Speaking of working while traveling, if you use a Roost, then you’re going to need a keyboard, too. The best one I’ve found is the Logitech K811, a Bluetooth keyboard the size of Apple’s own standard aluminum keyboard — only better.
First, it boasts backlit keys. Second, it can pair with up to three separate devices. Third, it’s just plain better to use.
I use the K811 with my iPad Pro. You could use a fancy iPad-specific keyboard case, but those are obsolete as soon as you change your iPad, whereas a regular keyboard will last you until you break it or type the letters off the keys. Make sure you get the K811 and not the K810, because the latter’s Windows-specific keys won’t work with an iPad the way you want them to.
Klean Kanteen stainless steel water bottle
If travel is about preparation, what could make you more prepared than always having a a swig of water within reach? Forget the environmental disaster that is the disposable plastic water bottle, and grab yourself the all-steel Klean Kanteen Reflect bottle instead. The Reflect is lightweight, and tough enough to survive almost any tumble (it’ll dent instead of break, making it look cooler as it ages). The wide neck makes drinking, cleaning and filling easy.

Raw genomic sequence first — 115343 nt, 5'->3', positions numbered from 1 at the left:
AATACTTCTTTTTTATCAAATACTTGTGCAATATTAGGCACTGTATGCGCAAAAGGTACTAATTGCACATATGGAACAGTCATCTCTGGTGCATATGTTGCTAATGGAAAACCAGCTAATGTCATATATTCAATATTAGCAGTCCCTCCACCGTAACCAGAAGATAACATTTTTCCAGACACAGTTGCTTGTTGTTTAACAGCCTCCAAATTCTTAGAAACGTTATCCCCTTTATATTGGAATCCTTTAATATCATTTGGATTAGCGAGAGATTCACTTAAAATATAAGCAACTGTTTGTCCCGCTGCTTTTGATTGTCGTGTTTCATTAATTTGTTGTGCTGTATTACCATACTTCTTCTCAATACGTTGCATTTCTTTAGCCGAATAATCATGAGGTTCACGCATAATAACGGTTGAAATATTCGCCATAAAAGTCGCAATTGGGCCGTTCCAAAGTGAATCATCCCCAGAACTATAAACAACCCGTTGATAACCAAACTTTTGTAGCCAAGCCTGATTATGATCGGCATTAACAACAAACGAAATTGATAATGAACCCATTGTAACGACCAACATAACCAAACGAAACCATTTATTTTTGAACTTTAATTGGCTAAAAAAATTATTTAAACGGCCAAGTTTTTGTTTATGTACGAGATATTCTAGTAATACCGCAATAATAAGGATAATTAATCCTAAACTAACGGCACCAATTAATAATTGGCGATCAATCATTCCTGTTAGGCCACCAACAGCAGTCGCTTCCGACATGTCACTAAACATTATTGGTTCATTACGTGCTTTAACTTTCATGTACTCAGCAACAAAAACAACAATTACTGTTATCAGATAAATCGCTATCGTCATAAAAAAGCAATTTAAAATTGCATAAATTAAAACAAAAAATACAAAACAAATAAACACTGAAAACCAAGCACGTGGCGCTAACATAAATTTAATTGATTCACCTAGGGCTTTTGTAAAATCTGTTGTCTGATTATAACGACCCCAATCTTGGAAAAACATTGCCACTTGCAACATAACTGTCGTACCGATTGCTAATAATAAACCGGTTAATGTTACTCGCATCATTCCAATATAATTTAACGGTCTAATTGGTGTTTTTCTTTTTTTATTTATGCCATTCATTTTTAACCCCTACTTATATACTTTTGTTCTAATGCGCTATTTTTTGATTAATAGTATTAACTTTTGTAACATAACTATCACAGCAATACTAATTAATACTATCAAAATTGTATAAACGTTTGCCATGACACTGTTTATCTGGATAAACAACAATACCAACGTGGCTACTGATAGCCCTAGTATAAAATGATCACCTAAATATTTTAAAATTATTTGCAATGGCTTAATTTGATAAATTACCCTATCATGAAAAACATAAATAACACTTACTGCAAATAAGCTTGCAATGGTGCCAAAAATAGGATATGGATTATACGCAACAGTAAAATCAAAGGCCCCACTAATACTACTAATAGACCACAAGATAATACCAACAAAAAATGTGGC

If you’re traveling in the United States, then carrying your own bottle is a fantastic idea. Whenever I’ve visited, I have noticed drinking fountains in pretty much every public place, including airports. So instead of buying water anywhere, carry this instead. Just remember to empty it before going through airport “security” lest they try to confiscate it.
Worried about your water tasting metallic? Don’t. You might notice a metallic taste the first few times you use the bottle, but it disappears very soon. Plastics, on the other hand, can hold on to flavor molecules, which is why a refilled mineral-water bottle will get funky over time.
Leave it behind
There are a million other tech travel gadgets and gizmos you can take with you, but really, what’s the point? The whole point of getting away is to get away. Traveling light makes it easier to enjoy your surroundings, instead of worrying about your gear or schlepping heavy rolling cases around city streets. So grab what you need, and no more, and enjoy your trip!